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Your Quick Guide to NFTs

NFTs, a new(ish) technology, initiated a polarizing collision of the art and finance worlds in recent weeks. Here’s a brief guide to what you need to know about the ostentatious newcomer to the art scene.


What exactly is an NFT?

NFTs, or non-fungible tokens, are “crypto-currency adjacent virtual collectibles” that certify ownership of an (often digital) asset.

Like Bitcoin?

Not quite. Bitcoins are fungible, meaning that one Bitcoin is equivalent to a different Bitcoin–each could be switched out with another and you’d be none the wiser. NFTs, on the other hand, are unique virtual items inextricably associated with a specific product or object. Think of an NFT as a “one-of-a-kind trading card.”

Nyan Cat, Chris Torres, © Christ Torres

So, how does an NFT work?

First off, a creator has to mint an object into an NFT. The object in question could be anything (one artist minted audio recordings of their farts into an NFT). For reasons explained later, the most important–and most confusing–power of NFTs lies in the minting of virtual media.

What happens once someone has minted an NFT?

Using blockchain technology, an NFT creates a virtual, unalterable provenance record, allowing for the designation of an official “owner” of an “authentic” media.

Why the quotation marks?

It’s important to clarify that ownership is not equivalent to copyright or trademark. This is where the significance of minted digital media comes in. An NFT purchase entitles someone to say that their copy of virtual media is the real thing, even if countless other identical copies of said artwork or song or meme or [insert minted digital media here] might live on the internet. Crucially, the ability of NFTs to make a digitally replicable item unique through certification also makes it sellable.

Jack Dorsey's First Tweet, 2006, © Jack Dorsey

Then, what are you buying when you buy an NFT?

Some say you’re “buying bragging rights,” others say you’re getting “ownership as a feeling.” You’re purchasing the knowledge that you own the real version of something. That’s it.

Are people actually paying for this?

Yes, and they’re paying a lot. NFTs enabled the sale of Christie’s first exclusively virtual work of art for $69.3 million, the auction of the first ever tweet by the founder of Twitter for $2.9 million, and the video sale of LeBron James dunking for $213,000. And, it must be noted, that dunk is from a game that he lost.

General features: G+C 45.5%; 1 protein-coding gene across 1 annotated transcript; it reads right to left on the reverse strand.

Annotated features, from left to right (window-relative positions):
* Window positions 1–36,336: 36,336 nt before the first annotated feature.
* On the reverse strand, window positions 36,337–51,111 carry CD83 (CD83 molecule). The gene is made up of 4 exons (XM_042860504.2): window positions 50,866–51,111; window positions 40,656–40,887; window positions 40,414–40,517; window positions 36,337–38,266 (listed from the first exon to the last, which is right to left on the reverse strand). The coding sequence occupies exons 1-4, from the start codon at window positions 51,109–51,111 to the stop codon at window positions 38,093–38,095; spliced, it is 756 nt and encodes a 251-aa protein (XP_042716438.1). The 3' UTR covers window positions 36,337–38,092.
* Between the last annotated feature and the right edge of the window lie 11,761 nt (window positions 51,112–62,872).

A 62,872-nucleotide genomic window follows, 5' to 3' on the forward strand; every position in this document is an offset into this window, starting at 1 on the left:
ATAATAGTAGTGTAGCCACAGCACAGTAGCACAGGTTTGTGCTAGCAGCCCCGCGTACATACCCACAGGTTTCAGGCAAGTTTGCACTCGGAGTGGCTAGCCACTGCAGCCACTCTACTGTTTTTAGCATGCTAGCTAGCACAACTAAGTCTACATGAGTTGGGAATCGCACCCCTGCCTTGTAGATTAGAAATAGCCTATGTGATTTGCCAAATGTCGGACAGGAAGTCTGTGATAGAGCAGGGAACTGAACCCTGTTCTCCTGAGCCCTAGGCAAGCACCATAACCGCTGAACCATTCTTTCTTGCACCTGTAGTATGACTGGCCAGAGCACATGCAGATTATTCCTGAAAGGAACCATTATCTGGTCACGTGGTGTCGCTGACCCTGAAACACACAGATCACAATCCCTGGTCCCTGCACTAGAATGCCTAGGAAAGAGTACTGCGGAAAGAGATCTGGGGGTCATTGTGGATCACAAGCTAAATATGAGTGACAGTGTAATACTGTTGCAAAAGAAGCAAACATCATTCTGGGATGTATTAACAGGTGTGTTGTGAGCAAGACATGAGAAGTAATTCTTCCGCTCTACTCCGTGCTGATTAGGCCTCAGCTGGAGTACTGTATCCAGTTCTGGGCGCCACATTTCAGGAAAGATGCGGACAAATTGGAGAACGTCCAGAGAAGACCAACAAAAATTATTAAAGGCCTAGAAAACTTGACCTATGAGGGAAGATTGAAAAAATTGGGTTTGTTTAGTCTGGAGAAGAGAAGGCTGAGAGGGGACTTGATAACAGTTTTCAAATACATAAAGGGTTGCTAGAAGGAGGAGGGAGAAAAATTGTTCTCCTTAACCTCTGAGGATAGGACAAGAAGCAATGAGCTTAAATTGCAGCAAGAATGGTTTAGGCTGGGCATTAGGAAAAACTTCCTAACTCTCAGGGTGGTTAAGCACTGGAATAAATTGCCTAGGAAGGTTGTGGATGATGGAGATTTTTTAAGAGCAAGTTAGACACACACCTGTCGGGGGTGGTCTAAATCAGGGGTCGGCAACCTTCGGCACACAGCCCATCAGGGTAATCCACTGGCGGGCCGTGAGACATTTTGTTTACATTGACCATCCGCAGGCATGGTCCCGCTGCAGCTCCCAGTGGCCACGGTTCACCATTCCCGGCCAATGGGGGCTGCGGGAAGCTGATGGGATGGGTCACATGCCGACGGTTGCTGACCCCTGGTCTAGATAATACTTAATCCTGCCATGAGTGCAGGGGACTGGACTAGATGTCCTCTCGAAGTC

Lebron James Dunking NFT, 2021, © Top Shop

Why are NFTs so valuable?

While the logistical details of NFTs might be novel, their worth depends on the age-old value of scarcity. NFTs introduce an artificial paucity to internet media. “The token is rare, not the artwork itself.” And there’s value in rarity. What’s more, NFTs are seen as a speculative investment that might accrue interest overtime.

What are the pros to NFTs?

NFTs present a huge financial opportunity to artists working in the digital field, like musicians who stream their music or creatives who make virtual visual graphics. If an artist mints their digital work as an NFT, they can sell it and directly profit while maintaining the accessibility of their creation on the internet at large. On top of that, if the purchaser of an NFT decides to resell it, a percentage of that sale will go into the pocket of the original creator, guaranteeing that artists will profit from any transaction involving their NFT.

Mining Rigs at the Evobits Crypto Farm, 2021

And the cons?

For starters, NFTs in their current technological form are terrible for the environment. To oversimplify, they use up a lot of energy due to their dependence on cryptocurrencies like Ethereum, which is built on a system that requires a lot of electricity. However, there are alternatives to this energy-expensive structure which offer a potential future for NFTs that is less environmentally destructive. You can learn more here.

NFTs also cost money to mint, making them instantly prohibitive to parts of the public. Add on to that the need to understand the dynamics of both the art and tech worlds in order to engage with NFTs, and you’ve excluded a lot of people. Not to mention the excessive cost of purchasing NFTs. Most people don’t have the capacity to spend hundreds of thousands of dollars (let alone millions) on an entirely abstract product.

Okay, but what does this all mean?

In the briefest of summaries, NFTs are a relatively new medium through which the oldest laws of the art and finance worlds can operate­–those being the appreciation of scarcity and the (ethically ambiguous) value of art as a financial investment and commodity. NFTs radically democratize the art world by sustaining the availability of digital media while still supporting creators financially. Yet, NFTs simultaneously maintain exclusivity due to their financial and conceptual barriers-to-entry, along with their lack of sustainability. Where does that leave us? It leaves us with the hope that NFTs will develop in an environmentally friendly, financially and socially inclusive direction. Is that too tall of a task? We shall see.


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